Athletes train to develop all bodyparts and muscles to maximum size but in balance and harmony. There should be no “weak points” or underdeveloped muscles. Moreover, they should follow a special pre-competition training cycle, to decrease the bodyfat level as low as possible and remove the underskin water to show the quality of muscles: density, separation and definition.
It is a version of bodybuilding for those male athletes who don’t want to develop their muscles to their “extreme” full potentials but prefer lighter “classic” physique.
To create the equal chances to them, the competitors’ bodyweight is limited according to their body height, following the special IFBB formula for each body height category (currently there are five categories: 168 cm; 171 cm, 175 cm, 180 cm and over 180 cm).
This concept has been introduced by the IFBB in the early 90’s, starting as official competition in 1996 in response to the increasing demand for competitions for women who prefer to develop a less muscular, yet athletic and aesthetically pleasing physique and also to show their physiques in motion. In Women Fitness, the emphasis is placed on a shapely, athletic-looking physique, assessed by comparisons of four quarter turns and athletic ability, assessed during a very attractive and dynamic fitness style routine. Currently, there are two Women’s Fitness categories: up to 163 cm and over 163 cm.
In 2012 the Men’s Physique division was officially launched as a new IFBB sport discipline.
It proves to be a very popular category and within a short period of time, the IFBB has increased the number of Men’s Physique categories from 2 (two) to 4 (four): 170 cm, 174 cm, 178 cm and over 178 cm. They perform two rounds of quarter turns, wearing board shorts of their choice. The final round (Round 2) begins with a short individual onstage presentation of each competitor.
It is aimed at men who do weight training, keep fit and eat a healthy balanced diet, but who prefer to develop a less muscular, yet athletic and aesthetically pleasing physique.
Women are judged on their athletic physique showcasing femininity, symmetry, muscle tone, poise and beauty/flow of physique. They have an individual choreographed routine set to music as well as comparison judging by height classes with mandatory poses such as front double bicep, side tricep with front leg extended, side chest with arms extended and front leg extended. Visible muscle separation and some visible striations are desired but are not to be excessively muscular or shredded. Generally in the 8-10% body fat range.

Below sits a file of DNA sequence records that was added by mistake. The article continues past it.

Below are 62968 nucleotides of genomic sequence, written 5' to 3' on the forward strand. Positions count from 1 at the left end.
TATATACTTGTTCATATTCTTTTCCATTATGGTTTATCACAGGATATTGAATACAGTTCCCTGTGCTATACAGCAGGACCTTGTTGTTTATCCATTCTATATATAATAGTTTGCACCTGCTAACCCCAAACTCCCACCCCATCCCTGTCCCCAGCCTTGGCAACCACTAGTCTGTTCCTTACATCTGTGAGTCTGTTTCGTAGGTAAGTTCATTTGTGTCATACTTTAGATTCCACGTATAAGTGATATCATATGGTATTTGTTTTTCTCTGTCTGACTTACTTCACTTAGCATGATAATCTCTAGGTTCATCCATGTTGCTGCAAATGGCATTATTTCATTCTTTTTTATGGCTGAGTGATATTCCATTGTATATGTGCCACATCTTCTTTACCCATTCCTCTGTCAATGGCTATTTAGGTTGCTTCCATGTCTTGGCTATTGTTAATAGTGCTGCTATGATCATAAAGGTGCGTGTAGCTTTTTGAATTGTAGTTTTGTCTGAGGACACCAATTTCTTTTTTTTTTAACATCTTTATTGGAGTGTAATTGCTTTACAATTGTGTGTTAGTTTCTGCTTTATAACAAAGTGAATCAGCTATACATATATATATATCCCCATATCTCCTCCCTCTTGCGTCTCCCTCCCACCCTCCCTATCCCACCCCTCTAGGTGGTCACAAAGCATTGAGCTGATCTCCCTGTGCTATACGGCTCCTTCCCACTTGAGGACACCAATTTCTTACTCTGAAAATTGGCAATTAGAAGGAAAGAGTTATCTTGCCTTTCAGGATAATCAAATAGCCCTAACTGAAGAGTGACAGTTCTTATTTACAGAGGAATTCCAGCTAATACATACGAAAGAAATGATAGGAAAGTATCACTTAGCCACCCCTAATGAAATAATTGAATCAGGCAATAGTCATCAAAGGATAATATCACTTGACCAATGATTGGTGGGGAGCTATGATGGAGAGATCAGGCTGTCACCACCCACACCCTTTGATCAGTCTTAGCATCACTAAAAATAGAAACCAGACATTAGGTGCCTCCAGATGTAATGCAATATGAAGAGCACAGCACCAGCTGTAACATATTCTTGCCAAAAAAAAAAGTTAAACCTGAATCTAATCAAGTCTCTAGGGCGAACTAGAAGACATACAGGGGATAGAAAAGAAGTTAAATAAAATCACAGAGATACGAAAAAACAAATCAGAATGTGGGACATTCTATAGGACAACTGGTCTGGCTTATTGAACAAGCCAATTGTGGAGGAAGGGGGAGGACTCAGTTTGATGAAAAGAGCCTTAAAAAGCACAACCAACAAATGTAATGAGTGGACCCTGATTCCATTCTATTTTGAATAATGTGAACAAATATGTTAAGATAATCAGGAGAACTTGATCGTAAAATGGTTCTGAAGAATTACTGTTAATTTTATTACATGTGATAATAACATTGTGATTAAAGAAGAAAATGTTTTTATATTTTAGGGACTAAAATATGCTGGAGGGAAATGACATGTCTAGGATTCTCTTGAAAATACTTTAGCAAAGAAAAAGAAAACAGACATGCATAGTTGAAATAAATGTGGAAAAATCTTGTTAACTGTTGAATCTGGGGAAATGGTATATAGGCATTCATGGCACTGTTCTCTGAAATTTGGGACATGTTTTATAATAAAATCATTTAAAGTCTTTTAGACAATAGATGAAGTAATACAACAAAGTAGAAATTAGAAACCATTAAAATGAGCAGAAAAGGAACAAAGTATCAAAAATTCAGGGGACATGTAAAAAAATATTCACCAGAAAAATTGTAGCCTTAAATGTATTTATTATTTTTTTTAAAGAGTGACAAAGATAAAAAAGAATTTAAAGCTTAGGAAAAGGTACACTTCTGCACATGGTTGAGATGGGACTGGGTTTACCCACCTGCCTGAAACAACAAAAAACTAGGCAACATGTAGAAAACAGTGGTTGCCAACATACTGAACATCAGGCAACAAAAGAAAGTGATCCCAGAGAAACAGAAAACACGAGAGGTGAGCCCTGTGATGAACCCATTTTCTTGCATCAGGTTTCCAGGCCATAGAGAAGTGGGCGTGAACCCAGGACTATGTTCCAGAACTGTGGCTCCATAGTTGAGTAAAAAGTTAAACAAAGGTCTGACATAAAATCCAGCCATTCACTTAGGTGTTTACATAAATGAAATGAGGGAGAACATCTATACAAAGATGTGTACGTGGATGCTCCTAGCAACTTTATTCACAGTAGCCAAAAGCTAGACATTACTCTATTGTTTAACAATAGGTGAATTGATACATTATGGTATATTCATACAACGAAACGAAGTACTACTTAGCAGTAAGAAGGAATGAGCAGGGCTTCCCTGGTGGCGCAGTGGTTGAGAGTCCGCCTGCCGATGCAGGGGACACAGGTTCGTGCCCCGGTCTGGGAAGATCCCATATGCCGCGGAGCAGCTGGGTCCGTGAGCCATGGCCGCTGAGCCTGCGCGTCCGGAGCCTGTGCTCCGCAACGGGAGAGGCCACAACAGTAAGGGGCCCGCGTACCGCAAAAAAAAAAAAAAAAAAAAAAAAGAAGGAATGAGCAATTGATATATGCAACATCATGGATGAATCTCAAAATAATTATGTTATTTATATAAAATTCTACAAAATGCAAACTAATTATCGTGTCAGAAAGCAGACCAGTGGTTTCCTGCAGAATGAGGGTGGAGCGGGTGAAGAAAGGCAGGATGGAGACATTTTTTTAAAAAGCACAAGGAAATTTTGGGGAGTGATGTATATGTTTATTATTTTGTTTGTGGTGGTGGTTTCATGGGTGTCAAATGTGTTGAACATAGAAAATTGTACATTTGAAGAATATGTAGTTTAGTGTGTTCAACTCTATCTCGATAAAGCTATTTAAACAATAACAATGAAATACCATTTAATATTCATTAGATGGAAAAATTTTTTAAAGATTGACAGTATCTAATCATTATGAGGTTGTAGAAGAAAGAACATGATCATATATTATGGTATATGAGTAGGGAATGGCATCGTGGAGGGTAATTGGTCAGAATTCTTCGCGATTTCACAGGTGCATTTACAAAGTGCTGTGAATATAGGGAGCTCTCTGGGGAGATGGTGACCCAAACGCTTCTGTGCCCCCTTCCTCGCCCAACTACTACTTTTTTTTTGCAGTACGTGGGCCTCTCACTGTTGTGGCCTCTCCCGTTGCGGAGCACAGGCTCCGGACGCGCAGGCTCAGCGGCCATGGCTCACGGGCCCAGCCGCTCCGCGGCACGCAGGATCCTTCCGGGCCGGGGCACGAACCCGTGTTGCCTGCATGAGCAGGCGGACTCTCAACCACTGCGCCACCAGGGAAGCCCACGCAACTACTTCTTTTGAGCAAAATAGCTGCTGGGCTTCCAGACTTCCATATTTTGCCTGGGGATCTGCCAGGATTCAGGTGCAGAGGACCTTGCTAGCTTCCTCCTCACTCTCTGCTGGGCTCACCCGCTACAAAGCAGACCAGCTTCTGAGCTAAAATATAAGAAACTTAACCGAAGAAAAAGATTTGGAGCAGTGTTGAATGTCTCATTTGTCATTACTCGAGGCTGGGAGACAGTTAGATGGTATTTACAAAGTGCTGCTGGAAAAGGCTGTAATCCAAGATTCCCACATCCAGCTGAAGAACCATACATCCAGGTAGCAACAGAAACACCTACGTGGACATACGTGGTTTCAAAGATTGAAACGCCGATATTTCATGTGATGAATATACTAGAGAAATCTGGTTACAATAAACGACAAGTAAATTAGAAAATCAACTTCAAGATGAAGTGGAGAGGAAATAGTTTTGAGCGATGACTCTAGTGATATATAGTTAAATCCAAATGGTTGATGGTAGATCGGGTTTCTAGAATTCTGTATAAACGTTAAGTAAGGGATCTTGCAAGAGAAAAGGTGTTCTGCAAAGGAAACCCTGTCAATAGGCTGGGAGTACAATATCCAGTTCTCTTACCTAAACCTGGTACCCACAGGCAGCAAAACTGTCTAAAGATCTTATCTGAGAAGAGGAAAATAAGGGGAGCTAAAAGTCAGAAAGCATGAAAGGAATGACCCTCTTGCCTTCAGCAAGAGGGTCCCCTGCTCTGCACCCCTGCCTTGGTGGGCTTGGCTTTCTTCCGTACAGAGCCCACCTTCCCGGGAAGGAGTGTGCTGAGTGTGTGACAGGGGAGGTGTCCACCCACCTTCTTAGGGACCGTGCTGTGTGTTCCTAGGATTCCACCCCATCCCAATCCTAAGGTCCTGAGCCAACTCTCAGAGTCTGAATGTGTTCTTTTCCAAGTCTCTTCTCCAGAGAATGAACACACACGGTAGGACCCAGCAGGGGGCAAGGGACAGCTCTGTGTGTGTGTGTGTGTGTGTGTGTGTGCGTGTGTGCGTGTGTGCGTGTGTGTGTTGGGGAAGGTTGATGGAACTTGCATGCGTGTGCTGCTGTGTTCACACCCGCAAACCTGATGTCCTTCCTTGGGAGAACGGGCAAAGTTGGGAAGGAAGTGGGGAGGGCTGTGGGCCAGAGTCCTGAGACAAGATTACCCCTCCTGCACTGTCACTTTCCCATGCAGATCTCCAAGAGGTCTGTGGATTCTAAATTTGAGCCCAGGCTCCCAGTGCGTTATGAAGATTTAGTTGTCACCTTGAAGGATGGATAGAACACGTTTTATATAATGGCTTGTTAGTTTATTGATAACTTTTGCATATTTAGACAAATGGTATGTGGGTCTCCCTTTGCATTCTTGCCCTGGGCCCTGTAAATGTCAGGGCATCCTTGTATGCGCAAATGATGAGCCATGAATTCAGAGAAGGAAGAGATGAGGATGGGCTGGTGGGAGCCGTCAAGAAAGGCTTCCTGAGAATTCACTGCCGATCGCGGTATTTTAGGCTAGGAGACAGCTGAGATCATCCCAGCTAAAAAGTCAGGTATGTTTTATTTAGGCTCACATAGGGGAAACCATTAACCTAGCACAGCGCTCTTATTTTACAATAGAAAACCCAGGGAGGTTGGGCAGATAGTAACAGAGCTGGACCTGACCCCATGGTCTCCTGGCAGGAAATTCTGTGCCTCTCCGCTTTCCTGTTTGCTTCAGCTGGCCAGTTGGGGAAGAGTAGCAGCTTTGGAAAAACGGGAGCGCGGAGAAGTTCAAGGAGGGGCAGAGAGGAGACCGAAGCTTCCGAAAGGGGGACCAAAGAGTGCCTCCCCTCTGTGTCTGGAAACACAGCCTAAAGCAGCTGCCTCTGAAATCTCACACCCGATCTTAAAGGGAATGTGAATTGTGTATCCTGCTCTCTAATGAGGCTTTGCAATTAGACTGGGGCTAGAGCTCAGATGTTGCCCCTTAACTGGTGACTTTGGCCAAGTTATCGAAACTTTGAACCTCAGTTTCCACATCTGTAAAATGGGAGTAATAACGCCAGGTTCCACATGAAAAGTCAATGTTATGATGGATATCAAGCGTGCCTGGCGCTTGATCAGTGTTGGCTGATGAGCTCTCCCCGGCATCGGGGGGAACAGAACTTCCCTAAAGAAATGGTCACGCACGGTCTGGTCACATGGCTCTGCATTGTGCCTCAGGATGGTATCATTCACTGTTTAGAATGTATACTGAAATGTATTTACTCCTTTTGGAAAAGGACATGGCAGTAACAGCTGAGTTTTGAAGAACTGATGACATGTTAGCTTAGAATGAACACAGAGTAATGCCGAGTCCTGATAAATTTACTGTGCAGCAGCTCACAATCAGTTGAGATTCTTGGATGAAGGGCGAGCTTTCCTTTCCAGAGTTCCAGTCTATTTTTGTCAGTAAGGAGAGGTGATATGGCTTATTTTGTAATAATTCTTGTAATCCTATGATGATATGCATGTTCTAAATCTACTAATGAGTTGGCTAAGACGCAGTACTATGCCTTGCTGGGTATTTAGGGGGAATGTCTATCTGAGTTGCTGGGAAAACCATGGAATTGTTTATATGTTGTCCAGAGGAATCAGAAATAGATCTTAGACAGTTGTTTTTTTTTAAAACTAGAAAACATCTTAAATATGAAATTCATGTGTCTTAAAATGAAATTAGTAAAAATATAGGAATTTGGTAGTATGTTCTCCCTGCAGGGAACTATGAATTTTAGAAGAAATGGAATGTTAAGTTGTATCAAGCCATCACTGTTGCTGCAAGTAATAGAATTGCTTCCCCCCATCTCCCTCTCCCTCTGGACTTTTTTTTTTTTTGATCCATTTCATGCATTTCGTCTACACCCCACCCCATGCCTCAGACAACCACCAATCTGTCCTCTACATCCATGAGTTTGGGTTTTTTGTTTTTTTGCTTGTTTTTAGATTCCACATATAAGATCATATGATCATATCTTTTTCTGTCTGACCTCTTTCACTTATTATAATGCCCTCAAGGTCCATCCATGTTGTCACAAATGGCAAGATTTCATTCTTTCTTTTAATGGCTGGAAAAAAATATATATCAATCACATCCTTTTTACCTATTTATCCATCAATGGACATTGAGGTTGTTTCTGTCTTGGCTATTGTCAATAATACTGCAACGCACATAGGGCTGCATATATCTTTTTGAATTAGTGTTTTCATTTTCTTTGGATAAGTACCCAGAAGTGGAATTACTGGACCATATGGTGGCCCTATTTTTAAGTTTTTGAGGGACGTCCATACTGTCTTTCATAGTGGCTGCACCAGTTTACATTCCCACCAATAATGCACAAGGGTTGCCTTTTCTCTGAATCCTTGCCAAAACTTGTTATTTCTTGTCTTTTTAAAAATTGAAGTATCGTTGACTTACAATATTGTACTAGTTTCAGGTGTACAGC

Figure competitions are a blend of bodybuilding and fitness. During comparison judging in height classes, woman will line up and do a series of quarter turns to the right (front, left side, back, right side) being judged on symmetry, presentation, and other aesthetic qualities such as skin tone. The “X” factor is important. Shoulders, back, quads and glutes are very important muscle groups to give the “x” type of shape (well formed shoulders and upper back, small waist and shapley glutes and quads). Visible muscle separation but no visible striations is desired. Figure woman are generally in the 8-12% body fat range.
This category has been introduced in 2011 and is aimed at women who keep their body in shape and eat healthy. Overall body lines, balance and proportions, body tone and healthy appearance are taken into consideration. High-intensity weight training and hard, lean muscles are not necessary. The emphasis is on a well-shaped, fit, healthy and attractive appearance, similar to that of models.
Children Fitness is the only IFBB sport division available for children, with no lower age limit. The upper age limit is 16 years old. Then children move to the junior age division. Currently, there are the following Children Fitness age categories (girls and boys): up to 7 years, 8-9 years, 10-11 years, 12-13 years, 14-15 years old.
Judges assess the routine with a view towards style, personality, athletic coordination and overall performance. Judges will also look for competitors who perform strength and flexibility moves, as well as gymnastic moves. The routine may include aerobics, dance, gymnastics or other demonstrations of athletic talent.